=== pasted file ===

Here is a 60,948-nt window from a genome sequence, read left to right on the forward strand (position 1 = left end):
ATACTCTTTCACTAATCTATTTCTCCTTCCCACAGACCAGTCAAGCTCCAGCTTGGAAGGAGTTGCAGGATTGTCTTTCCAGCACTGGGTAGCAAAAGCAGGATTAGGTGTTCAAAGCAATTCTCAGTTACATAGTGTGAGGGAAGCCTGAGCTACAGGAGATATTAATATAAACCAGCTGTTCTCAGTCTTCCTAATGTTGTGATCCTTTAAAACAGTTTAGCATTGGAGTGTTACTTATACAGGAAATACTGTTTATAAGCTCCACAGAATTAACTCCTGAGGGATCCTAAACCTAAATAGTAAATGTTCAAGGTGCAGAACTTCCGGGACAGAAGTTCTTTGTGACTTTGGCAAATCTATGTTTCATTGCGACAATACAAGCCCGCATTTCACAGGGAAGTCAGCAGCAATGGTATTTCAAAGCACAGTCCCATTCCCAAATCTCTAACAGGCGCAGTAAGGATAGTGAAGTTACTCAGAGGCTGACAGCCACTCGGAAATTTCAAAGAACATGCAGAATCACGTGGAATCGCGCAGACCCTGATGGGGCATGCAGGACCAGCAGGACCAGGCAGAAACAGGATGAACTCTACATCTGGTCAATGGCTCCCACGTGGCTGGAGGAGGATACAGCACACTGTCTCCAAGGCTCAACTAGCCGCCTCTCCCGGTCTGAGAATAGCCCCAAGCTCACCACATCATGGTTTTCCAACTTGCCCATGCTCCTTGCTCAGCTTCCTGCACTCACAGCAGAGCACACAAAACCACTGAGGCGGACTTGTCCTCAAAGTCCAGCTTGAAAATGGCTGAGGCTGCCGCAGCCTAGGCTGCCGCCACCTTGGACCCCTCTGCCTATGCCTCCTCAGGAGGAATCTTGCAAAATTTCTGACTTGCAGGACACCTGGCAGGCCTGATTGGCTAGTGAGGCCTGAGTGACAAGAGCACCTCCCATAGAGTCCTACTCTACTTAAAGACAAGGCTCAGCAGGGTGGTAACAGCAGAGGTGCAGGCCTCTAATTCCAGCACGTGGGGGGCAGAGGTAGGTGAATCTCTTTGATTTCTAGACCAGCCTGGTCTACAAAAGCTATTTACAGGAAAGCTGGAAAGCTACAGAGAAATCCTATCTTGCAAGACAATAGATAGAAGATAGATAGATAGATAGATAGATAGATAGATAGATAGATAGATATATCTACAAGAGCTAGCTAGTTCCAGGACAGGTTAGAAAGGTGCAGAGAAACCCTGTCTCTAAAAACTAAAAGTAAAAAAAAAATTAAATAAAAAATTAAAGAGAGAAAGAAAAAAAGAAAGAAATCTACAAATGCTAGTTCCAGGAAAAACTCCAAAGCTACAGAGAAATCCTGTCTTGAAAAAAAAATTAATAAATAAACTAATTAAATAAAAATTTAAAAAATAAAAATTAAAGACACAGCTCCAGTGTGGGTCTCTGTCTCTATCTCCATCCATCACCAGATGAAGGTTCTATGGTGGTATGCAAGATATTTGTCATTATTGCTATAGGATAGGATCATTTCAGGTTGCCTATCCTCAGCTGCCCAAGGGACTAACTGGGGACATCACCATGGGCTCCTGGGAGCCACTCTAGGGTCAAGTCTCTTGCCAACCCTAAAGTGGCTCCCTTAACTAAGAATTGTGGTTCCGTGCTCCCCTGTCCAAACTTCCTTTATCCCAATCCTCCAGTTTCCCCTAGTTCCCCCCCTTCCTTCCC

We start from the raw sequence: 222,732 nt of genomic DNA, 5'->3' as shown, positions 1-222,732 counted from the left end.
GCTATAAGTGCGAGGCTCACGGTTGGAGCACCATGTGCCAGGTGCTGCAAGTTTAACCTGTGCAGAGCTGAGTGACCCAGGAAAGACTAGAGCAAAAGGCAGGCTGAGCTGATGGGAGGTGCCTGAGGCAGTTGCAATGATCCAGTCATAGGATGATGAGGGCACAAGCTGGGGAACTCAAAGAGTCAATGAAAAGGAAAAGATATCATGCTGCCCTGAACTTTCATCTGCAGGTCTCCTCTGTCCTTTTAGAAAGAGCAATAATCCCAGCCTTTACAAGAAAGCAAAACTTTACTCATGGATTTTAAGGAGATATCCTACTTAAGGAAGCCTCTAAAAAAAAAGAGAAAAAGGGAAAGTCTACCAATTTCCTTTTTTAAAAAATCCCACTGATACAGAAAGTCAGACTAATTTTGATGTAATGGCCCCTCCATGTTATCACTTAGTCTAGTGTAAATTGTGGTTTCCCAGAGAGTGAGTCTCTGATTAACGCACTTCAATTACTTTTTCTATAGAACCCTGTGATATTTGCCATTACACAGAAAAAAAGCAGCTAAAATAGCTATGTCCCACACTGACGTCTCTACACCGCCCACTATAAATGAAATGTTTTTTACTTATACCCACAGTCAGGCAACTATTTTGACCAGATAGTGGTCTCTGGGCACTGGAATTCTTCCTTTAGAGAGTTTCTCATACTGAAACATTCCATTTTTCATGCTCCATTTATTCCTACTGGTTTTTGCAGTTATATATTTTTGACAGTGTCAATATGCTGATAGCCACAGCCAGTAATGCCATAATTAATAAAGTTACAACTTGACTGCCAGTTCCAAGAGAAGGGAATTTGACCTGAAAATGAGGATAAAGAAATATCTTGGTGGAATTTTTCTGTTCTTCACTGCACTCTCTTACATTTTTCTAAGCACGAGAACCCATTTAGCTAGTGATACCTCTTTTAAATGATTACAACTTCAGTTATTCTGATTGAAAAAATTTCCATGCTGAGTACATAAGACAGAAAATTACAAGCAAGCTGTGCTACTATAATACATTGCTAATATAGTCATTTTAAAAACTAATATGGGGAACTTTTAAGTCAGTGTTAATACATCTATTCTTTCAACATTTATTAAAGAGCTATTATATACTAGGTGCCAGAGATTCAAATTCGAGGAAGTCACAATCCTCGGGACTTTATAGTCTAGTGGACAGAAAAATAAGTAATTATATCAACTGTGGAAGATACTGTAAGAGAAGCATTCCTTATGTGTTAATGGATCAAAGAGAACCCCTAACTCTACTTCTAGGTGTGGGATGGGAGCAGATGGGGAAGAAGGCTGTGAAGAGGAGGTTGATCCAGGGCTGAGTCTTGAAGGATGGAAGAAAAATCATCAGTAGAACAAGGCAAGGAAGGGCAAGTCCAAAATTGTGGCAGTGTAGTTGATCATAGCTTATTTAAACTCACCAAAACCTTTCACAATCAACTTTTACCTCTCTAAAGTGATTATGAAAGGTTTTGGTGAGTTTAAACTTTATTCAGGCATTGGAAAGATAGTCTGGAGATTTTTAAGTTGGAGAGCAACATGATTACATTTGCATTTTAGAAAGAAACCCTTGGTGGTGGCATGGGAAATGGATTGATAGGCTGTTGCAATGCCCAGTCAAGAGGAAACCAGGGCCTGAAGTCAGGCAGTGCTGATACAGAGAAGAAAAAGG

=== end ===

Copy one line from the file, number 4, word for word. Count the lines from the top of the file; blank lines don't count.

GCTATAAGTGCGAGGCTCACGGTTGGAGCACCATGTGCCAGGTGCTGCAAGTTTAACCTGTGCAGAGCTGAGTGACCCAGGAAAGACTAGAGCAAAAGGCAGGCTGAGCTGATGGGAGGTGCCTGAGGCAGTTGCAATGATCCAGTCATAGGATGATGAGGGCACAAGCTGGGGAACTCAAAGAGTCAATGAAAAGGAAAAGATATCATGCTGCCCTGAACTTTCATCTGCAGGTCTCCTCTGTCCTTTTAGAAAGAGCAATAATCCCAGCCTTTACAAGAAAGCAAAACTTTACTCATGGATTTTAAGGAGATATCCTACTTAAGGAAGCCTCTAAAAAAAAAGAGAAAAAGGGAAAGTCTACCAATTTCCTTTTTTAAAAAATCCCACTGATACAGAAAGTCAGACTAATTTTGATGTAATGGCCCCTCCATGTTATCACTTAGTCTAGTGTAAATTGTGGTTTCCCAGAGAGTGAGTCTCTGATTAACGCACTTCAATTACTTTTTCTATAGAACCCTGTGATATTTGCCATTACACAGAAAAAAAGCAGCTAAAATAGCTATGTCCCACACTGACGTCTCTACACCGCCCACTATAAATGAAATGTTTTTTACTTATACCCACAGTCAGGCAACTATTTTGACCAGATAGTGGTCTCTGGGCACTGGAATTCTTCCTTTAGAGAGTTTCTCATACTGAAACATTCCATTTTTCATGCTCCATTTATTCCTACTGGTTTTTGCAGTTATATATTTTTGACAGTGTCAATATGCTGATAGCCACAGCCAGTAATGCCATAATTAATAAAGTTACAACTTGACTGCCAGTTCCAAGAGAAGGGAATTTGACCTGAAAATGAGGATAAAGAAATATCTTGGTGGAATTTTTCTGTTCTTCACTGCACTCTCTTACATTTTTCTAAGCACGAGAACCCATTTAGCTAGTGATACCTCTTTTAAATGATTACAACTTCAGTTATTCTGATTGAAAAAATTTCCATGCTGAGTACATAAGACAGAAAATTACAAGCAAGCTGTGCTACTATAATACATTGCTAATATAGTCATTTTAAAAACTAATATGGGGAACTTTTAAGTCAGTGTTAATACATCTATTCTTTCAACATTTATTAAAGAGCTATTATATACTAGGTGCCAGAGATTCAAATTCGAGGAAGTCACAATCCTCGGGACTTTATAGTCTAGTGGACAGAAAAATAAGTAATTATATCAACTGTGGAAGATACTGTAAGAGAAGCATTCCTTATGTGTTAATGGATCAAAGAGAACCCCTAACTCTACTTCTAGGTGTGGGATGGGAGCAGATGGGGAAGAAGGCTGTGAAGAGGAGGTTGATCCAGGGCTGAGTCTTGAAGGATGGAAGAAAAATCATCAGTAGAACAAGGCAAGGAAGGGCAAGTCCAAAATTGTGGCAGTGTAGTTGATCATAGCTTATTTAAACTCACCAAAACCTTTCACAATCAACTTTTACCTCTCTAAAGTGATTATGAAAGGTTTTGGTGAGTTTAAACTTTATTCAGGCATTGGAAAGATAGTCTGGAGATTTTTAAGTTGGAGAGCAACATGATTACATTTGCATTTTAGAAAGAAACCCTTGGTGGTGGCATGGGAAATGGATTGATAGGCTGTTGCAATGCCCAGTCAAGAGGAAACCAGGGCCTGAAGTCAGGCAGTGCTGATACAGAGAAGAAAAAGG